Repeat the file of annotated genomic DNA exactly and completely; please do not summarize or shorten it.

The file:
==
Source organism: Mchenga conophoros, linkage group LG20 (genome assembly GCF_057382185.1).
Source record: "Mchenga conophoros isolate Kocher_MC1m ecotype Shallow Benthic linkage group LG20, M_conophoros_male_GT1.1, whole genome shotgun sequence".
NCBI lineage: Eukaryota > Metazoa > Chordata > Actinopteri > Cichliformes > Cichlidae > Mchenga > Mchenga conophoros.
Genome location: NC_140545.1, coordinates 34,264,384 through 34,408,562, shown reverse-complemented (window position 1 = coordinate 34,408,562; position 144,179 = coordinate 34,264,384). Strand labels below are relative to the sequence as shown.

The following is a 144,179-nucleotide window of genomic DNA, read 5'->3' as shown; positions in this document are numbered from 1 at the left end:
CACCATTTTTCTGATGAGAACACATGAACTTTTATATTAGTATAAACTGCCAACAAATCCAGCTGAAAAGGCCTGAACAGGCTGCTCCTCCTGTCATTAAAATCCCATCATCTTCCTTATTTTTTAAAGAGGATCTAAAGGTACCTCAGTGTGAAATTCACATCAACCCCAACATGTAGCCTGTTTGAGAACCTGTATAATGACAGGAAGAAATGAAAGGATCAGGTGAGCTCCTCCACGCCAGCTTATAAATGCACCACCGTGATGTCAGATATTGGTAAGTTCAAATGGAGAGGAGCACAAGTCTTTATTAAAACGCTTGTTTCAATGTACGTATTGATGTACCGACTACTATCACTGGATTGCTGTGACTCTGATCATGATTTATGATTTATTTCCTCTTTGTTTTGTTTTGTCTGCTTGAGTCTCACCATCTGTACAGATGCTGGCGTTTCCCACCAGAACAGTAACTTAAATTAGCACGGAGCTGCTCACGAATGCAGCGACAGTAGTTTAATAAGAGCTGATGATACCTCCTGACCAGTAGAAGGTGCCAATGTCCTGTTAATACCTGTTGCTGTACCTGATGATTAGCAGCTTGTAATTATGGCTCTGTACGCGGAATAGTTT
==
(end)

Source organism: Mchenga conophoros, linkage group LG20 (genome assembly GCF_057382185.1).
Source record: "Mchenga conophoros isolate Kocher_MC1m ecotype Shallow Benthic linkage group LG20, M_conophoros_male_GT1.1, whole genome shotgun sequence".
NCBI lineage: Eukaryota > Metazoa > Chordata > Actinopteri > Cichliformes > Cichlidae > Mchenga > Mchenga conophoros.
Genome location: NC_140545.1, coordinates 34,264,384 through 34,408,562, shown reverse-complemented (window position 1 = coordinate 34,408,562; position 144,179 = coordinate 34,264,384). Strand labels below are relative to the sequence as shown.

The following is a 144,179-nucleotide window of genomic DNA, read 5'->3' as shown; positions in this document are numbered from 1 at the left end:
CACCATTTTTCTGATGAGAACACATGAACTTTTATATTAGTATAAACTGCCAACAAATCCAGCTGAAAAGGCCTGAACAGGCTGCTCCTCCTGTCATTAAAATCCCATCATCTTCCTTATTTTTTAAAGAGGATCTAAAGGTACCTCAGTGTGAAATTCACATCAACCCCAACATGTAGCCTGTTTGAGAACCTGTATAATGACAGGAAGAAATGAAAGGATCAGGTGAGCTCCTCCACGCCAGCTTATAAATGCACCACCGTGATGTCAGATATTGGTAAGTTCAAATGGAGAGGAGCACAAGTCTTTATTAAAACGCTTGTTTCAATGTACGTATTGATGTACCGACTACTATCACTGGATTGCTGTGACTCTGATCATGATTTATGATTTATTTCCTCTTTGTTTTGTTTTGTCTGCTTGAGTCTCACCATCTGTACAGATGCTGGCGTTTCCCACCAGAACAGTAACTTAAATTAGCACGGAGCTGCTCACGAATGCAGCGACAGTAGTTTAATAAGAGCTGATGATACCTCCTGACCAGTAGAAGGTGCCAATGTCCTGTTAATACCTGTTGCTGTACCTGATGATTAGCAGCTTGTAATTATGGCTCTGTACGCGGAATAGTTT